Sometimes the best horror films can come from a place of comedic joy, even if a tad dark and surprising at points. Recently I had the opportunity to watch Werewolves Within, a horror-comedy with a star-studded cast that arrived with just a perfect amount of dark humor for a fan of the macabre like me. The film follows a park ranger, Finn Wheeler, played by Sam Richardson (Veep, The Tomorrow War), who gets reassigned to the town of Beaverfield only to find there's more to the job than he's bargained for. Starring alongside him, Milana Vayntrub, who plays Cecily Moore, becomes a fantastic counterpoint to Richardson's initially timid character. Werewolves Within involves a sort of whodunnit plot, where classic detective qualities intersect with pure horror cinema moments. When the very small group of townspeople experience a clash of personalities amidst a missing dog and a dead body, it's up to Finn, the outsider, to attempt to regain some sense of order or answers.
Werewolves Within has origins in the gaming world, with its concept coming from a Ubisoft game of the same title. The game involves a similar theme; multiple attacks from a mysterious creature cause the townspeople to use social deduction and investigation to find the individual responsible. Werewolves Within found an excellent spot between the qualities that have made the game a favorite among players and the characteristics that are a foundation for horror-comedy films. The cast, including What We Do In The Shadows star Harvey Guillén, is a fantastic choice for this film. Each represents their character in genuine ways and hits their comedic lines with such efficiency. The setting provides you with a feeling of isolation from the outside world, cultivating an environment ripe for horror to take over. The witty and fast dialogue helps move the characters along as their stories go in separate directions.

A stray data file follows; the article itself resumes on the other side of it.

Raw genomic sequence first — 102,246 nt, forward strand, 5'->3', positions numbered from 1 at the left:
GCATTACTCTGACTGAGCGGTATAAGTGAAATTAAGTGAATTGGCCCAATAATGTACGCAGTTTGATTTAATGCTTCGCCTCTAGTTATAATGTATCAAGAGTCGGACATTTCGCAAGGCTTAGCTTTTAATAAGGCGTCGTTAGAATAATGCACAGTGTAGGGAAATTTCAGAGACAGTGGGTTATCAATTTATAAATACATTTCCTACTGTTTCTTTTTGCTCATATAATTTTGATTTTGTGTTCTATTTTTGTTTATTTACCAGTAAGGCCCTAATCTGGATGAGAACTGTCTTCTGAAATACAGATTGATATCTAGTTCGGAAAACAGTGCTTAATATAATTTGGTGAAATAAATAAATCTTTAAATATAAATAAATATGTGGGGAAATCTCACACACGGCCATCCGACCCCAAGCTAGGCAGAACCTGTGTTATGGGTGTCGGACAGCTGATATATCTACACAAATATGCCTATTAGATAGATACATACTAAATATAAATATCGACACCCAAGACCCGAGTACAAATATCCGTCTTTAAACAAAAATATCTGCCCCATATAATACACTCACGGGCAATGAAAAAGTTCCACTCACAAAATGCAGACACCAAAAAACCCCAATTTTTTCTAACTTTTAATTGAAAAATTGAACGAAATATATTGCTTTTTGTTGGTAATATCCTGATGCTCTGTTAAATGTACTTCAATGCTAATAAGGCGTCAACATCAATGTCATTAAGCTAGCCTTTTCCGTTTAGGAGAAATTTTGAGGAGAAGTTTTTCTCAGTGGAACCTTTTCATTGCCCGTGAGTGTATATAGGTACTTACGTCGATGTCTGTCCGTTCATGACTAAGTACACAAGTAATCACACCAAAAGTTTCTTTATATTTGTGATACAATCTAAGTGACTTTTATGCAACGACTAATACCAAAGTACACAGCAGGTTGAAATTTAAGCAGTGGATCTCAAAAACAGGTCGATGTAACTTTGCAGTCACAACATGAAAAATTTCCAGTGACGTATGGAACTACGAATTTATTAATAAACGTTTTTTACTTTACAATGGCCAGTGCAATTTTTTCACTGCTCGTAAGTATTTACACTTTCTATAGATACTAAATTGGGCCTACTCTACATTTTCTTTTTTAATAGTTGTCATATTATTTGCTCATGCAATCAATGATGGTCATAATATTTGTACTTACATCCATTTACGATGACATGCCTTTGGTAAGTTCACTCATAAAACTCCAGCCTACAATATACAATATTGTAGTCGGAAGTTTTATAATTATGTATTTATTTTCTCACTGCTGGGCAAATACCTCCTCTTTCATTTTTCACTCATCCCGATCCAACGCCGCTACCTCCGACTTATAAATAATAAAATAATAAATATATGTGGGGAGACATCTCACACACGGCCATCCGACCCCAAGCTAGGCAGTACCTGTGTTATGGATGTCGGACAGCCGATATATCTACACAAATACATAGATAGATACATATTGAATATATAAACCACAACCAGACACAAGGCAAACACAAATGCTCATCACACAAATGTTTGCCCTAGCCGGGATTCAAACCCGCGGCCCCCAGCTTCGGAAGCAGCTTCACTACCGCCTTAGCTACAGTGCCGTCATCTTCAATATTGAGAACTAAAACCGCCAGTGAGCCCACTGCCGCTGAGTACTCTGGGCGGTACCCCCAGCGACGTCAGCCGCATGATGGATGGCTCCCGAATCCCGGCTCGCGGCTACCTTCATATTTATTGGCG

Werewolves Within does have some kinks it should have worked out before filming, such as the pacing of the story itself. At times it went from understandable to then frantic in order to catch up with the time limit it naturally had as a movie. My ultimate love for the film, I personally consider it a cult classic in my horror lineup, does not falter. When watching Finn work through his introduction to the town, things made sense and felt smooth. But when more characters were involved, it could become hectic at times, both in positive ways that helped the mood of the story but also in some negative ways that derailed it. In the end, the loveable and laughable characters, fun twists, and personality had me excited to watch Werewolves Within again in the future.